Germany’s decision was in part a response to the meltdown at Japan’s Fukushima plant, caused by March’s earthquake and tsunami, which led to increasing safety concerns about the nuclear industry around the world.
The industry had received a brief boost last week on reports the government would scrap a tax on spent nuclear fuel rods, but the country’s environment minister said the levy would remain. RWE fell 6.9 per cent over the week to €38.19, while Eon lost 5.8 per cent to €18.84.
Shares in alternative energy companies were lifted as Germany renewed its commitment to lift the share of energy produced by greener sources. Among the companies that build wind turbines, Denmark’s Vestas Wind Systems gained 4.3 per cent to DKr153.30, while Germany’s Siemens added 1.1 per cent to €91.
Banks, however, were among the worst performing stocks on the FTSE Eurofirst 300 as investors were broadly averse to risk following the run of economic data that appeared to indicate slowing global growth.
Italy’s UBI Banca shed 4.8 per cent to €5.12 and domestic rival Banca Monte dei Paschi di Siena fell 7.6 per cent to €0.79. France’s Natixis lost 6.2 per cent to €3.62.
Cyclical groups reacted sharply to a US job market report that missed already modest expectations.
Technology, down 1.4 per cent, contributed the most to a 1 per cent decline in the S&P 500 index to 1,300.16, its lowest in nearly two and a half months.
Monster Worldwide, the job postings website, dropped 5.7 per cent to $13.58, its lowest since October 2010.
Semiconductor groups continued their decline, as analysts predicted a fall in demand this year. The Philadelphia “Semis” index fell 1.9 per cent, for a 3.3 per cent drop on the week.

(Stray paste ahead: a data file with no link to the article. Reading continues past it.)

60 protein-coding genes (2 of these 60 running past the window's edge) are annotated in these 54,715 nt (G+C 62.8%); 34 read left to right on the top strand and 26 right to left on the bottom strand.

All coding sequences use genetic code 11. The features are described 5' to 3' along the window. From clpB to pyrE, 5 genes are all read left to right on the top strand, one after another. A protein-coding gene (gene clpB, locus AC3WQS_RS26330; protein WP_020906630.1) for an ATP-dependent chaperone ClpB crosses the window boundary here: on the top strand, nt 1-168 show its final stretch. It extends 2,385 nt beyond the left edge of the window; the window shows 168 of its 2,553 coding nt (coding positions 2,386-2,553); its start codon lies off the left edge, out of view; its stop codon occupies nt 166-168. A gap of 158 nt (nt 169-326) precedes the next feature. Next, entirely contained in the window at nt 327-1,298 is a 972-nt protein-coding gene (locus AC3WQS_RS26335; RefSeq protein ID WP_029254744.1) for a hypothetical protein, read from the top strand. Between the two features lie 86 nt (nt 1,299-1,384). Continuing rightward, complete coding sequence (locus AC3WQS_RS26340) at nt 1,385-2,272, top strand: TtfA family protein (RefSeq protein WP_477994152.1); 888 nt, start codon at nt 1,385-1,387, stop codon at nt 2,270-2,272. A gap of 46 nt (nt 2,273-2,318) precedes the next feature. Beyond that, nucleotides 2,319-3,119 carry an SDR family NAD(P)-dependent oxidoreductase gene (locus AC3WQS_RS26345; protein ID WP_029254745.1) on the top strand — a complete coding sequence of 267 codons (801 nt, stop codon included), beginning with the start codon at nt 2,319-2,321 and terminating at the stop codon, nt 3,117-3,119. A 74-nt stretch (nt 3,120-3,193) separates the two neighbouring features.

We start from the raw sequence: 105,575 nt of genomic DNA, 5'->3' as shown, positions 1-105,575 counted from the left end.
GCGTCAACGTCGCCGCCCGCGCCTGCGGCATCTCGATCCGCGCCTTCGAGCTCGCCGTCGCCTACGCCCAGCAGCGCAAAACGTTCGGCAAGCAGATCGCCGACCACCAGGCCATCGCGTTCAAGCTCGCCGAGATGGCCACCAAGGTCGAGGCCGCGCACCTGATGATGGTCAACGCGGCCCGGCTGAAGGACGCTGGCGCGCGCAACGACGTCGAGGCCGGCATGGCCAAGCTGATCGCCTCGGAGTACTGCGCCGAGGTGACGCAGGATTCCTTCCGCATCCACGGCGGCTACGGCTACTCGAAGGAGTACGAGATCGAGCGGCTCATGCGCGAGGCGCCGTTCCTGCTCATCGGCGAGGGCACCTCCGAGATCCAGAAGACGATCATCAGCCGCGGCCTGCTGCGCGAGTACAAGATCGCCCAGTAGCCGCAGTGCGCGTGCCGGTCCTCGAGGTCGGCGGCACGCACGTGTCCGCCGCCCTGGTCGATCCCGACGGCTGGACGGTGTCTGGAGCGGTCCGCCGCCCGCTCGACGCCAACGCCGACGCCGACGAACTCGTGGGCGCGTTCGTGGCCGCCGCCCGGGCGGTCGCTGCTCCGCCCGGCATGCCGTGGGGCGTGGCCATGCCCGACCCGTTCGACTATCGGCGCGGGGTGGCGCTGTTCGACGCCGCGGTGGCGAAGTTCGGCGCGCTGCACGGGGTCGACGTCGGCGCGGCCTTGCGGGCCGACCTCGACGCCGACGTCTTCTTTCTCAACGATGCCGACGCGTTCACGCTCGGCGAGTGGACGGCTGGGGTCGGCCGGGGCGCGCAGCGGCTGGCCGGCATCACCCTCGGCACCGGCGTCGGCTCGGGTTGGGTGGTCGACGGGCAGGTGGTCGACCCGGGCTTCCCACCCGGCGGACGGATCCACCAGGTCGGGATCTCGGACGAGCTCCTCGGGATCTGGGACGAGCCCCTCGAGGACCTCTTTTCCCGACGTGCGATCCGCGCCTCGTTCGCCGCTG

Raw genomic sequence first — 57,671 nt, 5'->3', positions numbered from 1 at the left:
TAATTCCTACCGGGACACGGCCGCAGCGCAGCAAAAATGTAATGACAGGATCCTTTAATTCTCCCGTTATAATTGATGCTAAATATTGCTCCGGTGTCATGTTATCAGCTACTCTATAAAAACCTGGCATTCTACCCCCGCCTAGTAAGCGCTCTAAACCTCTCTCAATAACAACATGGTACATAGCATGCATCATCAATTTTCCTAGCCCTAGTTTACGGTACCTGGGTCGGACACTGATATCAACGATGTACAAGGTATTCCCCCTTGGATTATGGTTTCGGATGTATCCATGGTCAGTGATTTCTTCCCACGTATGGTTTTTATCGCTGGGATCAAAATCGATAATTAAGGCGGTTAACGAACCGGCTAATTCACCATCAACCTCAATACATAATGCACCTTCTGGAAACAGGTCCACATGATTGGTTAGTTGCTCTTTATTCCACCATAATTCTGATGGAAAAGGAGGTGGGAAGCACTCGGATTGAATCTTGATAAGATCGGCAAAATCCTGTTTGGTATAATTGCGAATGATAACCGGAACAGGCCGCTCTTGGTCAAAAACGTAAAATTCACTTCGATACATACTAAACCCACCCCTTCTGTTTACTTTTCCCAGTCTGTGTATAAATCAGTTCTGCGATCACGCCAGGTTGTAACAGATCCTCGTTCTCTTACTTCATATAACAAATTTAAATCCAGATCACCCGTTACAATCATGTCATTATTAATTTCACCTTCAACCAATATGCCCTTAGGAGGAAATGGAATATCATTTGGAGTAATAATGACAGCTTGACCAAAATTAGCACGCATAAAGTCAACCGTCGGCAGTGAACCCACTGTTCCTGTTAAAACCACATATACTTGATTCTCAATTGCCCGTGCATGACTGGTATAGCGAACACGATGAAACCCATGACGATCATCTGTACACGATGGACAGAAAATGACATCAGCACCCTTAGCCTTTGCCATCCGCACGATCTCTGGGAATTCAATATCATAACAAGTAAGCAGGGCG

The Nasdaq Composite was the biggest loser, falling 1.5 per cent to 2,732.78.
Jabil Circuit, manufacturer of electronics equipment, fell 4 per cent to $19.95, and MEMC Electronic Materials, a maker of solar panel chips, ended 3.6 per cent lower at $9.64.
Analysts at Deutsche Bank, citing declining demand, said they favoured chipmaking groups “that have already taken inventory adjustment”, including Intel, whose shares fell 1.6 per cent to $21.73.
Materials and industrials fell 1.3 per cent. Alcoa, the aluminium producer, sank 1.9 per cent to $15.91, and equipment maker Caterpillar dropped 1.9 per cent to $100.22.
Their losses led the Dow Jones Industrial Average to slip 0.8 per cent to 12,151.26.
Especially hard hit were groups tied to raw materials, even as the dollar slipped. Chemicals group Du Pont shed 1.7 per cent to $50.29, a four-month low. Eastman Chemical fell 2.3 per cent to $100.68.
The US economy produced just 54,000 jobs in May, well below the 165,000 jobs expected by a broad survey of economists, though many had already lowered their expectations to less than 100,000 following poor private figures earlier this week.
The S&P was still less than 5 per cent off its high for the year, falling 2.3 per cent on the week. The Dow and the Nasdaq matched that 2.3 per cent decline over the shortened week.
Shares in Goldman Sachs bounced back 0.7 per cent to $135.33. It fell more than 1 per cent on Thursday on news that the top New York City prosecutor was seeking documents related to its pre-crisis activities.
Retailers were broadly weaker this week after May sales were reported to be below expectations. Target fell 4 per cent to $47.40 and Gap fell 6.7 per cent to $17.92.